One-on-one training takes place every single day at Cressey Sports Performance, a "semi-private" facility that has done double-digit growth in every year since it opened in 2007. And, I know of loads of other facilities that incorporate it extensively under the semi-private umbrella.

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One-on-one training isn't dead. It's just being called something else.

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Common Arm Care Mistakes – Installment 6

It's that time of the year when our baseball players are in-season, so things get a bit quieter around Cressey Sports Performance. Sometimes, it's even so quiet that my staff members film videos like this:

As impressive as this reverse stunner was, I actually get even more excited about taking a step back to work "on" the business instead of "in" the business when quiet season rolls around. Often, this work on the business consists of "audits" on everything from assessment, to programming, to coaching cues; we want to know how we can get better. One topic that came up during one of these discussions was the recent trend of fitness professionals and some physical therapists insisting that upper body carrying variations with appropriate joint positioning would suffice for arm care. Examples would include things like Turkish Get-ups, or bottoms-up carrying variations:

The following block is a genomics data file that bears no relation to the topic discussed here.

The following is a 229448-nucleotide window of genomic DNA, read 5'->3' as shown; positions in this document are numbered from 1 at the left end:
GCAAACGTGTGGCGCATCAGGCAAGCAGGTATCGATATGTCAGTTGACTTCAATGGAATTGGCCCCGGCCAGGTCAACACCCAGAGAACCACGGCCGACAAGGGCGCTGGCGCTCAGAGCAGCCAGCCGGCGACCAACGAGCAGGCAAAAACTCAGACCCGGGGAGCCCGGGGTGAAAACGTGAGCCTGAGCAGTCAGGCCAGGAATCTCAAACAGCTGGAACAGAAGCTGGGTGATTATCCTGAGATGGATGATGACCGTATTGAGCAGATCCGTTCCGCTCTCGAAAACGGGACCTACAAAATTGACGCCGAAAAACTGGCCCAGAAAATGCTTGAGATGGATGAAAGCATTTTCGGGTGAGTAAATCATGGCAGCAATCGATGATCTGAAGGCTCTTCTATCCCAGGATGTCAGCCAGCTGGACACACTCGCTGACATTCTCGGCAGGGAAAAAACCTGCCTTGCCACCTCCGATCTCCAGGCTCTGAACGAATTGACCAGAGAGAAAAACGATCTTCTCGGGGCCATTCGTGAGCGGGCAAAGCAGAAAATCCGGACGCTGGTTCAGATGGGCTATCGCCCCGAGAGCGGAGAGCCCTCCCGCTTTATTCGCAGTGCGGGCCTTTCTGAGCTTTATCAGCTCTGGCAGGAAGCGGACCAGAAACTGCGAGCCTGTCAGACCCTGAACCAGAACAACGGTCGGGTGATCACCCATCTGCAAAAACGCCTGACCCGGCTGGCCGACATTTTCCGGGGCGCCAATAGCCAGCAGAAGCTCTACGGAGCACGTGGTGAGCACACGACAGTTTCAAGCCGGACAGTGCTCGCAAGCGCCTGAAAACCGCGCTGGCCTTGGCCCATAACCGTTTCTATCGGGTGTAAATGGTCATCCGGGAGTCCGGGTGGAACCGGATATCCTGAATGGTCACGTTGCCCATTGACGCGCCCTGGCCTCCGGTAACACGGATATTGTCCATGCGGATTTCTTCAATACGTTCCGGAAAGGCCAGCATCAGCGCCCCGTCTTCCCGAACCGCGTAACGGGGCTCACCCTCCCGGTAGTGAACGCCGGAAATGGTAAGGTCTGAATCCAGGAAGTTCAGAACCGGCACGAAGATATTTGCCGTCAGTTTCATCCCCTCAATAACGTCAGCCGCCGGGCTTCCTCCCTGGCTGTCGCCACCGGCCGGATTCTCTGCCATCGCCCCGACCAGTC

While I absolutely love all these exercises, I firmly believe that they are only a few pieces of a larger puzzle - and this brings me to this arm care mistake:

Not selecting exercises that appreciate the true functional demands placed on the shoulder and elbow during throwing.

The problem with the "carries are enough" mindset for shoulder health is that this opinion is heavily predicated on the assumption that we're talking about general population folks who don't have to stabilize extreme positions like end-range external rotation during the late-cocking phase:

layback

A 90/90 External Rotation Hold would be a much more appropriate training strategy that would appreciate the unique joint position demands of throwing, as Eric Schoenberg demonstrates:

Another example would be the crazy distraction forces that occur at the shoulder during ball release: